“Oh, come on! “
Mayor Michael Bloomberg was visibly angry. The color was rising in his face. Standing in City Hall’s Blue Room alongside Governor George Pataki, Senators Hillary Clinton and Charles Schumer and other politicians, Mr. Bloomberg glared at a reporter in the back row who had just shouted out an impertinent question: Did the Senators agree with Democratic gubernatorial candidate Andrew Cuomo’s recent assertion that Mr. Pataki had failed to provide leadership in the days after Sept. 11?
Mr. Bloomberg struggled to restrain himself as Mr. Schumer offered a tactful answer. When the reporter repeated his question, the Mayor could hold back no longer.
“I’ll take this,” he said. “It’s my press conference. Sorry, we’re finished with that question. There’s no follow-up. Enough! “
The scene perfectly captured one of the most remarkably smooth political relationships New York has seen in a long time: the one between Mr. Bloomberg and Mr. Pataki. Mr. Bloomberg had literally stepped forward and, like a basketball player setting a pick for a teammate, helped the Governor shake himself loose from an embarrassing situation.
Mr. Bloomberg’s moment of anger serves as a reminder that the Mayor still feels intensely loyal to Mr. Pataki for what he views as an enormous favor: the Governor’s willingness to offer this onetime liberal Democrat the Republican line in last year’s Mayoral election. In return, Mr. Bloomberg is going to extraordinary lengths to help the Governor, boosting Mr. Pataki’s reelection prospects in ways large and small.
Mr. Bloomberg has placed personal resources, such as his Upper East Side mansion and his private jet, at the disposal of the Governor’s political needs. He has promised to campaign extensively for the Governor and will escort him into Democratic territory in the city. Perhaps most important, Mr. Bloomberg has adopted a sotto voce negotiating strategy during city-state budget talks that, by coincidence or by design, has effectively shielded Mr. Pataki from political fallout in the city during the worst fiscal crisis since the 1970′s.
It is impossible to overstate the glee in Republican circles over Mr. Bloomberg’s cooperative spirit. “Mayor Bloomberg has told me that he will do whatever Pataki wants him to do,” said Sandy Treadwell, the chairman of the state Republican Party. “There will be a huge number of events during the campaign where they will appear together.”
Mr. Bloomberg will be delivering the opening speech at the state G.O.P. convention in late May in New York City, and Mr. Pataki’s advisers say that Mr. Bloomberg has all but placed himself at their disposal for the coming campaign. Mr. Bloomberg, a lifelong liberal Democrat who confessed to changing his party affiliation last year because he didn’t want to run in a potentially nasty primary campaign, has morphed into a full-fledged Republican who plans to be Mr. Pataki’s staunchest advocate in what promises to be a tough re-election fight.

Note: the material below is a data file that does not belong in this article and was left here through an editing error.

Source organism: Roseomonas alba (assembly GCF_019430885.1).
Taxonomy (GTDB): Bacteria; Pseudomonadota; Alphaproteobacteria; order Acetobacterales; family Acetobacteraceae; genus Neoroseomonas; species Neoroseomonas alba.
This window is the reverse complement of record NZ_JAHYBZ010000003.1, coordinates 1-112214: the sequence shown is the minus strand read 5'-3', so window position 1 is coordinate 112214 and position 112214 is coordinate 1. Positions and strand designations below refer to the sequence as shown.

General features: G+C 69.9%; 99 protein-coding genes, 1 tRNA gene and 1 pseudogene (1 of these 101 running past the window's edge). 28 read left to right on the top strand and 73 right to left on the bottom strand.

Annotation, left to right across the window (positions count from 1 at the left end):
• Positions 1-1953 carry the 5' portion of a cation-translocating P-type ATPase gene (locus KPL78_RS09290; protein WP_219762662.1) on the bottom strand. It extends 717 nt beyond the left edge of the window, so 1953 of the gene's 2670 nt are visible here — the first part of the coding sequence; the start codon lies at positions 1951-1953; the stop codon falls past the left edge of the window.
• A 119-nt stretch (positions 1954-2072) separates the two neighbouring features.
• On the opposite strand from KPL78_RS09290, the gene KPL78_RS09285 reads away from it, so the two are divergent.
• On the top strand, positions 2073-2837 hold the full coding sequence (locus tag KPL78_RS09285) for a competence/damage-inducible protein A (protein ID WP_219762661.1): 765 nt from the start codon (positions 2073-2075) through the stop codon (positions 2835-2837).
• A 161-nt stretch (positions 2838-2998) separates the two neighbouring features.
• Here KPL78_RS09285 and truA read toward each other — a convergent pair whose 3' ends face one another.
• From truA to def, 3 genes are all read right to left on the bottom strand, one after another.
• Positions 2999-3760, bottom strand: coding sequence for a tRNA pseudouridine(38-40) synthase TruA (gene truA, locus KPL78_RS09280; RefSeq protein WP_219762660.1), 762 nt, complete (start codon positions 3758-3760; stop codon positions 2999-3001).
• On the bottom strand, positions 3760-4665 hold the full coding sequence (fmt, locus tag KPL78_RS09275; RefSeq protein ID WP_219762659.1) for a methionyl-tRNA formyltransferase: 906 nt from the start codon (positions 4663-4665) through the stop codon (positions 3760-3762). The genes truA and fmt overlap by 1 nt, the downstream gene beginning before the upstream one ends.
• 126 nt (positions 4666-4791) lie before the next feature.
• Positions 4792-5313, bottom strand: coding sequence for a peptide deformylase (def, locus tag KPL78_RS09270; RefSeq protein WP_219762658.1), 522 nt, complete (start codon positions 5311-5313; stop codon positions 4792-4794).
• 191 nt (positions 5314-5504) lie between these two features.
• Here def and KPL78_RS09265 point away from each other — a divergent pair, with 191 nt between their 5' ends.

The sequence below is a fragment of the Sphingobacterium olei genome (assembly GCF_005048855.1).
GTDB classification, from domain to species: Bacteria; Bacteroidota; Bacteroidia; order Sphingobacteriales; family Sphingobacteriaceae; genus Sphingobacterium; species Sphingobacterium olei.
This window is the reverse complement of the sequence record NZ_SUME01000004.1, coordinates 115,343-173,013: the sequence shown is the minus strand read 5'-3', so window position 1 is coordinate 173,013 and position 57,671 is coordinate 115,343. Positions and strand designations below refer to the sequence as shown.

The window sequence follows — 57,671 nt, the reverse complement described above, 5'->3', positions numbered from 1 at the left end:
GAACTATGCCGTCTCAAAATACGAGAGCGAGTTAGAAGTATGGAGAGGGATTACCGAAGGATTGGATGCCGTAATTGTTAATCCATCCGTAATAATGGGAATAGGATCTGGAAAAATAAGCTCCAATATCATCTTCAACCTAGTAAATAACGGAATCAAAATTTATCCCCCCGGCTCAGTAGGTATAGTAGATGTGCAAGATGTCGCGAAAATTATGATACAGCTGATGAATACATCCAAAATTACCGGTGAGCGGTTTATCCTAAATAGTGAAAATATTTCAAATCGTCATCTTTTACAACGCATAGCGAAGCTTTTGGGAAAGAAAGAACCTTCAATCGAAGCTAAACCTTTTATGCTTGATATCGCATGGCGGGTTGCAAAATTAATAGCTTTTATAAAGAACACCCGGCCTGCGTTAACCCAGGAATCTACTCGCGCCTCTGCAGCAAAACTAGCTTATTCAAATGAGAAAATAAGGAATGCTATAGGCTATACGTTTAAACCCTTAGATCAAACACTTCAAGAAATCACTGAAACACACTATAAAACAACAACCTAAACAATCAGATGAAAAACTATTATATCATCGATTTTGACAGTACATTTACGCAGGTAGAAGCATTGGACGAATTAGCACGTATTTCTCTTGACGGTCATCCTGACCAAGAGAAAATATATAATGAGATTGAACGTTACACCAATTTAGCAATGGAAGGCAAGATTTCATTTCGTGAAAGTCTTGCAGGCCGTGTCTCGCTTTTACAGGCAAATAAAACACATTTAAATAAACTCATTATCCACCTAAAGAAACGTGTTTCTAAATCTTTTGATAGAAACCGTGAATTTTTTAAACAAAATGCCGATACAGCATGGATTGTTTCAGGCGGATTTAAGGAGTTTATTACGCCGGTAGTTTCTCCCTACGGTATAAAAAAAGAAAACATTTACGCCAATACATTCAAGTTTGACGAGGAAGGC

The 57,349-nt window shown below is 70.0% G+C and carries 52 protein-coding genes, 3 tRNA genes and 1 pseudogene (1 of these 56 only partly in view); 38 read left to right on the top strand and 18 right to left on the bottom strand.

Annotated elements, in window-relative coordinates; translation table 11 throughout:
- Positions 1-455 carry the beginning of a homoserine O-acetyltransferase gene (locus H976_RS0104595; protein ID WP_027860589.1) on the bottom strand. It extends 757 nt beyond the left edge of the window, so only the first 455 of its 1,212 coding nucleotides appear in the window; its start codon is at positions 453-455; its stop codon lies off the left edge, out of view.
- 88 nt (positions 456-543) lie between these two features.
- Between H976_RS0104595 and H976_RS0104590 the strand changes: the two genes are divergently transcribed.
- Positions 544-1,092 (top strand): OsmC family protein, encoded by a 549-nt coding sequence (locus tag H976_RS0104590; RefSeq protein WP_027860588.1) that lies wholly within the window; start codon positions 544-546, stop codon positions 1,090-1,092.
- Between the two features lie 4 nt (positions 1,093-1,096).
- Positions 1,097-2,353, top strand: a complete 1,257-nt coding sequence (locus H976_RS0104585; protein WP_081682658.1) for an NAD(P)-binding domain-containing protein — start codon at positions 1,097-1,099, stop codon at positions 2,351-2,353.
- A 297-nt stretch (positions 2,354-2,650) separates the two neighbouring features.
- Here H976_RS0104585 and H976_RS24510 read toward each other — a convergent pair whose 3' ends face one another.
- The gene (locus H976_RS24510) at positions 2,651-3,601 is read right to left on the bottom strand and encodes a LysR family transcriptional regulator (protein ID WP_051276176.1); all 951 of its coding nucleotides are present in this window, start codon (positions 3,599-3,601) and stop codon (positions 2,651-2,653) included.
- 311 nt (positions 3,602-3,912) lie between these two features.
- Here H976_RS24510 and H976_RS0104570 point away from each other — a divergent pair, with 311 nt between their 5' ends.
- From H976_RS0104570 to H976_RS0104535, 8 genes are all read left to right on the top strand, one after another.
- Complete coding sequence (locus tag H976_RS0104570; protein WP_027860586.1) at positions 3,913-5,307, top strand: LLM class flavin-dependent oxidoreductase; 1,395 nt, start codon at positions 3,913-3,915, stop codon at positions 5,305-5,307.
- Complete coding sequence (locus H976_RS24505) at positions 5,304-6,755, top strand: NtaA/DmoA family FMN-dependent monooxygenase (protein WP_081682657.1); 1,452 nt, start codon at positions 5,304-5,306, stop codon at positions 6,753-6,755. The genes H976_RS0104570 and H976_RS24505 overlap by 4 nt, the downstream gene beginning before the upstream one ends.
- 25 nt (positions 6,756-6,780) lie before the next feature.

“Having a Republican Mayor who is a friend of the Governor,” said Kieran Mahoney, an adviser to the Pataki campaign, “will manifest itself in literally hundreds of decisions from now until November.”
Mr. Bloomberg has already proved useful in all kinds of ways. When Mr. Pataki needed to go to Washington, D.C., for a pro-Israel rally in early April, Mr. Bloomberg, who did not attend the event, lent the Governor his private corporate jet. Mr. Bloomberg has ceded the stage to the Governor on the city’s biggest capital project in a generation: the redevelopment of lower Manhattan, an undertaking that will figure prominently in Mr. Pataki’s re-election campaign.
Perhaps most helpful of all, as Republican strategists privately note with immense satisfaction, is Mr. Bloomberg’s efforts to lower-not raise-expectations during budget talks with Albany. He has declined to use City Hall’s bully pulpit to pressure the Governor for huge amounts of state aid, opting instead for back-channel diplomacy that has had the effect, intended or not, of keeping the political waters placid for Mr. Pataki.
Mr. Bloomberg’s refusal to pound the table during budget talks is driving Democrats crazy. They argue that Mr. Bloomberg is deliberately lowballing his request from Albany, allowing the Governor to spread around budget money to shore up support in areas upstate-a traditional Republican stronghold where Democrats have been making inroads in recent years because of the region’s flagging economy-without paying a political price in the city.
“Without pressure from New York City, the Governor can put more resources into upstate, where he’s vulnerable to either Democratic candidate,” said State Senator David Paterson of Harlem. “Mayor Bloomberg is sparing Governor Pataki from widespread criticism in the city, making it a lot easier for Pataki to be a candidate this year.”
Mr. Paterson’s comments drew a sharp retort from Bill Cunningham, Mr. Bloomberg’s communications director. “Nobody should ever pay him to be a political analyst,” Mr. Cunningham said. “To suggest that a Republican Governor is vulnerable in upstate New York shows a distinct lack of understanding. This is 25-cent political analysis that has nothing to do with our budget problems. It’s not our job to tie the Governor down; it’s our job to help the city of New York.”
Mr. Cunningham added that Mr. Bloomberg’s non-confrontational approach has actually smoothed negotiations with the state. “For us to raise a battle flag and yell and scream and ask for things we know we can’t get would be counterproductive,” he said. “The Mayor’s job, as he sees it, is to get as much cooperation as he can from Albany on behalf of the city of New York.”
Friends and Rivals
While it’s always possible the honeymoon between the Governor and the Mayor will fade if Mr. Pataki wins re-election, thus far the two men are rewriting New York’s usual upstate/downstate political narrative. Mayors and Governors, even-or especially-if they are members of the same party, usually get along about as well as the Red Sox and the Yankees in mid-September. The offices are generally occupied by politicians with big ambitions, and each tends to regard the other as a competitor-for publicity, for higher office-or as an impediment to greater glory. As he prepared to run for President in 1931, Governor Franklin D. Roosevelt launched a state investigation into the corruption allegations surrounding Mayor Jimmy Walker, leading to Walker’s resignation and his exile in Europe. Governor Nelson Rockefeller and Mayor John Lindsay-both of whom harbored Presidential ambitions-constantly tried to outduel one another. So did Mario Cuomo and Ed Koch, two Democrats who ran against each other in 1977 and 1981.